garbage

No One Said Curbside Composting Would Be Easy

Nov 18, 2014

This is the second part of a three-part series, "What A Waste: Why We Have To Stop Throwing Food Away."

Seattle and Portland are working to reduce the environmental impacts of food waste by offering curbside composting. But no one said it would be easy. The cities have faced challenges from foul odors, lack of participation and plastic contamination.

Flickr Photo/Joe Shlabotnik

Steve Scher talks with Ray Hoffman, director of Seattle Public Utilities, about the possible rate hikes for Seattle residents. SPU is hosting four public meetings to collect comments from the community.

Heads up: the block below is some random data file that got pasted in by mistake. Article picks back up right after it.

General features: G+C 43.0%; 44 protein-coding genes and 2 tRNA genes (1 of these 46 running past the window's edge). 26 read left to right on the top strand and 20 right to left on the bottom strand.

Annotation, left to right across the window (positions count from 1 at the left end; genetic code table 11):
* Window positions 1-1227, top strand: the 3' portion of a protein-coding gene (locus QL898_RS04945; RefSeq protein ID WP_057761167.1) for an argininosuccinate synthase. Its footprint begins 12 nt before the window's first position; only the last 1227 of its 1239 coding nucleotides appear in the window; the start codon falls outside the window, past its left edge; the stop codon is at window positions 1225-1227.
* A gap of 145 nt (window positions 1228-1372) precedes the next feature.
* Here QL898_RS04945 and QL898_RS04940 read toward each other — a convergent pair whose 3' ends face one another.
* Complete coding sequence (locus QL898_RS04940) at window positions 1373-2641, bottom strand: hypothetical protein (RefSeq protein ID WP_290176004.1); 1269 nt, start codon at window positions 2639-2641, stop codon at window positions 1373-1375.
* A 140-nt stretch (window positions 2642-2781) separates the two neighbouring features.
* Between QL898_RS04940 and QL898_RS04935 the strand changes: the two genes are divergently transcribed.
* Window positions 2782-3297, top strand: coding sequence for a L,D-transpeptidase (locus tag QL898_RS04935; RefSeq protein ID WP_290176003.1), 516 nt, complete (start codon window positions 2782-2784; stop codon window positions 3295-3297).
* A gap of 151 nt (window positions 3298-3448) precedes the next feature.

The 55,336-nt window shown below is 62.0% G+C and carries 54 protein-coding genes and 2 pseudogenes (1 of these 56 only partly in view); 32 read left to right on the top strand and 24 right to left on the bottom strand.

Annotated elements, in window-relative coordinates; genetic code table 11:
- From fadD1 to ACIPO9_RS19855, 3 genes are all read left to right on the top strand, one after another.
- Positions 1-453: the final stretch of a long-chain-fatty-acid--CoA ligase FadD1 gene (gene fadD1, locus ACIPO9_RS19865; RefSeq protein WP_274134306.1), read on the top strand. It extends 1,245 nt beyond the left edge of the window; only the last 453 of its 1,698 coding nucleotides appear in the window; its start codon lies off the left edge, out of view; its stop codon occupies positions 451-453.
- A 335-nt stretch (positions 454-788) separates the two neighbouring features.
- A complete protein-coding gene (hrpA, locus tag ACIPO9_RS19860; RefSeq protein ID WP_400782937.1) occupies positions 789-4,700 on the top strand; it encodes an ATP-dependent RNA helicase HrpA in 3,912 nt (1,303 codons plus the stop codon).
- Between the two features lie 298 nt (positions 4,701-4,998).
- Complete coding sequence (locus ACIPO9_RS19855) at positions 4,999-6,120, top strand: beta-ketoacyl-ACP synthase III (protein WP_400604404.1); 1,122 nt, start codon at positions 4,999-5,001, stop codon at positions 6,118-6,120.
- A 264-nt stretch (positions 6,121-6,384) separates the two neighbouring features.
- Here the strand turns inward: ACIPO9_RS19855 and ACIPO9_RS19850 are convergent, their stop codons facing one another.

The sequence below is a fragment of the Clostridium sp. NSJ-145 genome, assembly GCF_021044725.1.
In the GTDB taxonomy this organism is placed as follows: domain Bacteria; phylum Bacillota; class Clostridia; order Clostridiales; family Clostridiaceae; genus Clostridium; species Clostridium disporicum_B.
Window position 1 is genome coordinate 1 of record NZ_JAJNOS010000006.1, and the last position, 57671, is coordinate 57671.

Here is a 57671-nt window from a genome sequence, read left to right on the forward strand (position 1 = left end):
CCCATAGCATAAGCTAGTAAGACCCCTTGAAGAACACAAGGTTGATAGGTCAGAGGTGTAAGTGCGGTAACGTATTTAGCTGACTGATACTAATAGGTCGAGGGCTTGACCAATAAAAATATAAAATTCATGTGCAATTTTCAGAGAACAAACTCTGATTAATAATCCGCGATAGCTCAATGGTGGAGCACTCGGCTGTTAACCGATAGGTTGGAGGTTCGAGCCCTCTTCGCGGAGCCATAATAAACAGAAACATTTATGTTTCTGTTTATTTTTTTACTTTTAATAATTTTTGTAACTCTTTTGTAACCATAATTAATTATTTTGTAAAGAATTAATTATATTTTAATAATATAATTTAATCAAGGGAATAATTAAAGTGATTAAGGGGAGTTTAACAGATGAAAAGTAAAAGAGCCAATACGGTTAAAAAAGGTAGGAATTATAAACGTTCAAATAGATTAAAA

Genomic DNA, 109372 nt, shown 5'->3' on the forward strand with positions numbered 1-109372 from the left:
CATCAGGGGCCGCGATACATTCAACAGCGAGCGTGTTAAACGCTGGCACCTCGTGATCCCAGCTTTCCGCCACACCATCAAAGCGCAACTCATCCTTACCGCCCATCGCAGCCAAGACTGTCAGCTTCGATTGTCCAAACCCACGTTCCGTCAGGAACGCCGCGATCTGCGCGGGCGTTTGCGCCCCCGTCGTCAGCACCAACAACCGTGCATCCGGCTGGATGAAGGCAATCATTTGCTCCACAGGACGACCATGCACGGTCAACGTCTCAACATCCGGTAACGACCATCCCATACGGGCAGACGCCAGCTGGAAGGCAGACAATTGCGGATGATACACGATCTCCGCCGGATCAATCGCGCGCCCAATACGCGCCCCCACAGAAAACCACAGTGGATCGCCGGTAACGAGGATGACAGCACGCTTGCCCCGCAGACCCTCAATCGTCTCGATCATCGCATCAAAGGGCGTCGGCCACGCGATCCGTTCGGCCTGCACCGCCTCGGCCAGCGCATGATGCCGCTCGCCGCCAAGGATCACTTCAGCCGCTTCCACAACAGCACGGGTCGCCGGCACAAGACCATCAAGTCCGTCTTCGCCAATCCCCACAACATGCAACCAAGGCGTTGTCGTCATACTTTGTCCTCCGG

Flickr Photo/Meaduva

Seattle city council members are scheduled to vote Monday on legislation that could change where the city's food and yard waste ends up. But the latest plan is raising a stink east of the Cascades.

Photo of 5 garbage and recycling containers
KUOW / Derek Wang

Many Seattle residents are grateful for the new year because it means that their garbage will be picked up every week. At least for now.

For the past six months, 800 Seattle households participated in a pilot program that experimented with picking up the trash every other week. The affected neighborhoods were roughly in the four corners of the city and included Wedgewood.